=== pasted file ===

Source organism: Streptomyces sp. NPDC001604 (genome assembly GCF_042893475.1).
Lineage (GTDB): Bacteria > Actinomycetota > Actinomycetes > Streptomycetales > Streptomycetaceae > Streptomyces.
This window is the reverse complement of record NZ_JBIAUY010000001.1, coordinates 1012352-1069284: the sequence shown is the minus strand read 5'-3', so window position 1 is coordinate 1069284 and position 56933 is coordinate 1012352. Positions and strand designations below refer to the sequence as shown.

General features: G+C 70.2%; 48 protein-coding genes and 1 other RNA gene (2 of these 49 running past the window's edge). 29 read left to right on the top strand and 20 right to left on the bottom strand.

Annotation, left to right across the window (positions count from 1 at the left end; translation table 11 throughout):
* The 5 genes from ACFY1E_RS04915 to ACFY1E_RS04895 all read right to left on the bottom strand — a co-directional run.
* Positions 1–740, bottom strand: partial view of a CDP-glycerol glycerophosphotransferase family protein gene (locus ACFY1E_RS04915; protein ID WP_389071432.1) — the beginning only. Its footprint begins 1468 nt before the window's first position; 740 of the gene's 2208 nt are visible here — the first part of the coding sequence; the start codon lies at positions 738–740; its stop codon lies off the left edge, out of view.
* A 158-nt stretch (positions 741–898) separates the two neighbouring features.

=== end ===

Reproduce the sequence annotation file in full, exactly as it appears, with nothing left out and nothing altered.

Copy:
Source organism: Streptomyces sp. NPDC001604 (genome assembly GCF_042893475.1).
Lineage (GTDB): Bacteria > Actinomycetota > Actinomycetes > Streptomycetales > Streptomycetaceae > Streptomyces.
This window is the reverse complement of record NZ_JBIAUY010000001.1, coordinates 1012352-1069284: the sequence shown is the minus strand read 5'-3', so window position 1 is coordinate 1069284 and position 56933 is coordinate 1012352. Positions and strand designations below refer to the sequence as shown.

General features: G+C 70.2%; 48 protein-coding genes and 1 other RNA gene (2 of these 49 running past the window's edge). 29 read left to right on the top strand and 20 right to left on the bottom strand.

Annotation, left to right across the window (positions count from 1 at the left end; translation table 11 throughout):
* The 5 genes from ACFY1E_RS04915 to ACFY1E_RS04895 all read right to left on the bottom strand — a co-directional run.
* Positions 1–740, bottom strand: partial view of a CDP-glycerol glycerophosphotransferase family protein gene (locus ACFY1E_RS04915; protein ID WP_389071432.1) — the beginning only. Its footprint begins 1468 nt before the window's first position; 740 of the gene's 2208 nt are visible here — the first part of the coding sequence; the start codon lies at positions 738–740; its stop codon lies off the left edge, out of view.
* A 158-nt stretch (positions 741–898) separates the two neighbouring features.